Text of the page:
Categorized | China, Trade

Obama challenging China on automobile duties

Share on FacebookTweet about this on TwitterShare on Google+Share on LinkedInShare on RedditDigg thisShare on StumbleUponBuffer this pagePin on PinterestShare on TumblrEmail this to someone

Reposted from the Springfield News-Sun


Obama challenging China on automobile duties

Steve Bennish | July 5, 2012 | Springfield News-Sun

The Obama administration Thursday announced that the U.S. is challenging China’s duties on more than $3 billion in exports of American-made automobiles.

The U.S. has asked for dispute settlement talks with China at the World Trade Organization to eliminate what it called unfair duties, “which appear to represent yet another abuse of trade remedies by China.”

The action comes as the president and Republican challenger Mitt Romney are waging a heated battle in swing state Ohio with television commercials focusing on China policy.

“As we have made clear, the Obama Administration will continue to fight to ensure that China does not misuse its trade laws and violate its international trade commitments to block exports of American-made products,” U.S. Trade Representative Ron Kirk said. “American auto workers and manufacturers deserve a level playing field and we are taking every step necessary to stand up for them.  This is the third time that the Obama Administration has challenged China’s misuse of trade remedies.”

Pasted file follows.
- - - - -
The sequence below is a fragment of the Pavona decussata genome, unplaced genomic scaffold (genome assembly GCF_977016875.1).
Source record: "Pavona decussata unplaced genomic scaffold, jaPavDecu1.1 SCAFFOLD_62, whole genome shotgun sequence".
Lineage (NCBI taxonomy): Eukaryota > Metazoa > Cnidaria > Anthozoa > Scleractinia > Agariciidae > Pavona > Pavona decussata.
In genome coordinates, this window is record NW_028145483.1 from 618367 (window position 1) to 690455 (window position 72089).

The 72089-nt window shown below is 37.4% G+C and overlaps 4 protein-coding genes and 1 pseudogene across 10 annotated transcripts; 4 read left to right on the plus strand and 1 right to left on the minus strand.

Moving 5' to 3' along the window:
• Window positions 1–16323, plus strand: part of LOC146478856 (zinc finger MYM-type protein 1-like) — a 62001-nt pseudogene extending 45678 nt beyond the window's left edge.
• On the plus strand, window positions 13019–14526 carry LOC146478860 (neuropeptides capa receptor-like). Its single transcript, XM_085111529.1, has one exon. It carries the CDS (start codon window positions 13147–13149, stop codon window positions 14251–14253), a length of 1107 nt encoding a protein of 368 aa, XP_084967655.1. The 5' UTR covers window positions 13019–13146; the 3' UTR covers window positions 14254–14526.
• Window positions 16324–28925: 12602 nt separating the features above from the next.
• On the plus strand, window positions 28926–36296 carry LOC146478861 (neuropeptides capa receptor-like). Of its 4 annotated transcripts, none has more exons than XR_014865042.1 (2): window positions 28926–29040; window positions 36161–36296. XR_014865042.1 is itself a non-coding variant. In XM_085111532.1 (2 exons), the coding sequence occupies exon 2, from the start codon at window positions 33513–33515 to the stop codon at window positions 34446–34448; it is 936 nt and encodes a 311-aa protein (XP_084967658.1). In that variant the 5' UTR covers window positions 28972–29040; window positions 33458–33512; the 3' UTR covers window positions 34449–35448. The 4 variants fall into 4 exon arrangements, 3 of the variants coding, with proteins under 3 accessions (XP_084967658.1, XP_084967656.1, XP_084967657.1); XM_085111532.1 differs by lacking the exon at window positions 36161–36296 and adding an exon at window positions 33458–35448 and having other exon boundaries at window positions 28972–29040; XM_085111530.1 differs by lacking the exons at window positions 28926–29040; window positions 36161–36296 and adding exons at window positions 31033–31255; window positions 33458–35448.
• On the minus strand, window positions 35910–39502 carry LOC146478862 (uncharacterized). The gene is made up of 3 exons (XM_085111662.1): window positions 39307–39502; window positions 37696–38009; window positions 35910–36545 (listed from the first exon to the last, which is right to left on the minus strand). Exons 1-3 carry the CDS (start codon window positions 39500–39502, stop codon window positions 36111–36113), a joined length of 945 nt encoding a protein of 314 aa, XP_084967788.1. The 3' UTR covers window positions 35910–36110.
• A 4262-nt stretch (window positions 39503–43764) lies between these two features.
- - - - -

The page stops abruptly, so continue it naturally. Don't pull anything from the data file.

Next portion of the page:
It’s the third in a recent series of moves. In two earlier WTO cases, the U.S. challenged duties China imposed to restrict imports of steel products and chicken products from the United States.

In June, a ruling by the World Trade Organization said China violates trade rules by duties placed on American high-tech steel since 2009, a decision that could benefit AK Steel here and steel industry exports overall.

Actions by the U.S. have also been brought against China’s export restraints on industrial raw materials, including rare earths, China’s restrictions on electronic payment services and subsidies to China’s wind power equipment sector, Kirk said.

“In each of these matters, the key principle at stake is that China must play by the rules to which it agreed when it joined the WTO. Those commitments include maintaining open markets on a non-discriminatory basis, and following internationally-agreed procedures in a transparent way. In addition, the United States previously invoked a China-specific safeguard to address rapidly increasing imports of Chinese passenger and light truck tires,” the office of the Trade Representative said.

Comments are closed.

Friends Don’t Let Friends Buy Imports

Sign up to receive periodic updates